Someone recently asked me why some horse drawn plows throw the furrow to the left, while others (most in fact) throw them to the right. The answer is that it’s strictly a matter of preference, custom, and prejudice.
The right-hand plow is well-rooted in history. Illustrations of seventeenth century English plows show that they all were right-handers. A drawing of several wooden plows used by American pioneers shows one left-handed version. Early American inventors, Charles Newbold in 1797, and Jethro Wood in 1819, both favored the right-hand design. However, most American plows were built by blacksmiths and carpenters until the 1830s or ‘40s, and there were local customs and designs in different areas of the country that used one type to the exclusion of the other.
When implement manufacturers began to build plows they offered both types to cater to the demand in all parts of the country. This continued until 1917, when American plow manufacturers announced an agreement to eliminate the “southpaw” plow. The resolution of the manufacturers, as published in the January 5,1918 issue of the Rural New Yorker, read:
“Whereas, it is the belief of those present that left-hand plows are non-essential; therefore, We, the undersigned manufacturers ofleft-hand plows, hereby agree with each other to discontinue the manufacture of all left-hand plows as soon as the present stock of materials is exhausted.” The agreement excluded hillside plows and left-hand bottoms for two-way plows, as well as replacement parts for existing plows.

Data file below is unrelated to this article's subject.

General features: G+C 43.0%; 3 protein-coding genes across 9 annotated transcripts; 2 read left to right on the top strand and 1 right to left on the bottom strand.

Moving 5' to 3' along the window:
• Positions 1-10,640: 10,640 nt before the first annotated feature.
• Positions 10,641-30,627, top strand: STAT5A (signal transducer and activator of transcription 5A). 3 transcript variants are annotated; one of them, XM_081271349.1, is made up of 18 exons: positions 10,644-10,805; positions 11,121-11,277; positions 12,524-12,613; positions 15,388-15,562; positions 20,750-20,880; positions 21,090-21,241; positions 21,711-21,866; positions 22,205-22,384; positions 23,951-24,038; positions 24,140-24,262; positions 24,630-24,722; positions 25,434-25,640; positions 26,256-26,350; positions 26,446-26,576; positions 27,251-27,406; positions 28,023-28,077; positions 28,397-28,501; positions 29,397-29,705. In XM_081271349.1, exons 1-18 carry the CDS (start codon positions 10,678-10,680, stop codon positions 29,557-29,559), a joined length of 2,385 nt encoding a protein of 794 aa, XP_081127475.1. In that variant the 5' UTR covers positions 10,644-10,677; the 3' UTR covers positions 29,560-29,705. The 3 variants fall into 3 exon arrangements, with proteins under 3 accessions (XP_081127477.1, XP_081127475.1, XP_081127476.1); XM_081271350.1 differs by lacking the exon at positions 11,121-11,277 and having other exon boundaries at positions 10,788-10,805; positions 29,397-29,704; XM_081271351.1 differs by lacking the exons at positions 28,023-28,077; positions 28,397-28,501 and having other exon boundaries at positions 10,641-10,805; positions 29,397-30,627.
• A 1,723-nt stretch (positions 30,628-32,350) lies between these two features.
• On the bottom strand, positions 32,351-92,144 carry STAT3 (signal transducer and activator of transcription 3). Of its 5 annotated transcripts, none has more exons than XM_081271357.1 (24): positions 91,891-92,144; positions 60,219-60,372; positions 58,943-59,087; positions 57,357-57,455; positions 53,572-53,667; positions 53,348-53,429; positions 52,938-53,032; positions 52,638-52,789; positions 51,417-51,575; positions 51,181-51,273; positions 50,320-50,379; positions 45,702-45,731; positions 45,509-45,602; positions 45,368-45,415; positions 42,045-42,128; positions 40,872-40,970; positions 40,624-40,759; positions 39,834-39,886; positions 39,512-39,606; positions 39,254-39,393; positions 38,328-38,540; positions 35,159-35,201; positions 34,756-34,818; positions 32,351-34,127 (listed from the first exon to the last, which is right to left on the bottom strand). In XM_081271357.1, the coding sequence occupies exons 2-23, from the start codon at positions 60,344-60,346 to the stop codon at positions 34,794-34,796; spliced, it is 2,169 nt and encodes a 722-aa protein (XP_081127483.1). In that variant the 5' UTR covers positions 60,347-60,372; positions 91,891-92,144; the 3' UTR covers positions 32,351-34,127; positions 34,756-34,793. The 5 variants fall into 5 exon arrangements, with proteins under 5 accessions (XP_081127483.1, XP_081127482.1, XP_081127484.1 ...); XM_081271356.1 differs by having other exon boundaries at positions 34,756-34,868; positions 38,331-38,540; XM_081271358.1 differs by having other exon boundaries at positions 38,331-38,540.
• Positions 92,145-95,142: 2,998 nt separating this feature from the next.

The Parlin & Orendorff Co., a major plow builder, explained the decision “Left-hand plows have been used to the exclusion of right-hand plows in the States of Indiana and Ohio, with some overlapping (into other states). This defines what might be called the left-hand plow section of the U.S. The present day farmers of this section are using left-hand plows because they were brought up that way, and this goes back for generations.”
The article went on to explain that several things combined to bring about the decision, one of which was the large number of tractor plows, all of which were right-handed, being sold. Another concern cited by P&O, was the cost of producing both left- and right-hand plows and providing spare parts for them both.
The editor of Rural New Yorker commented that “The majority of farmers never saw a lefthand plow, but there will be a few who will protest against this order.”
He was right. It wasn’t long before the letters came pouring in.
One angry letter read in part: “What about Kentucky and Tennessee and the other States? I know farm after farm that hasn’t any other kind of plow than a left-hand one. They say since they don’t make left-hand tractor plows they must stop making left hand plows. There are thousands of farms that will never use a tractor of any kind. Why take the left-hand plow away from these? Any man that has ever plowed a day knows he can do more plowing and better plowing with a left-hand plow than he can with a right-hand one, simply because his lead horse walks in the furrow, and the plow cuts an even width and depth all the time, whereas with a right-hand plow the lead horse walks on the land and is continually bearing into the furrow, which makes the plow cut less and unevenly. It looks to me like a ruse of the manufacturers to unload their stock of right-hand plows on the farmers.”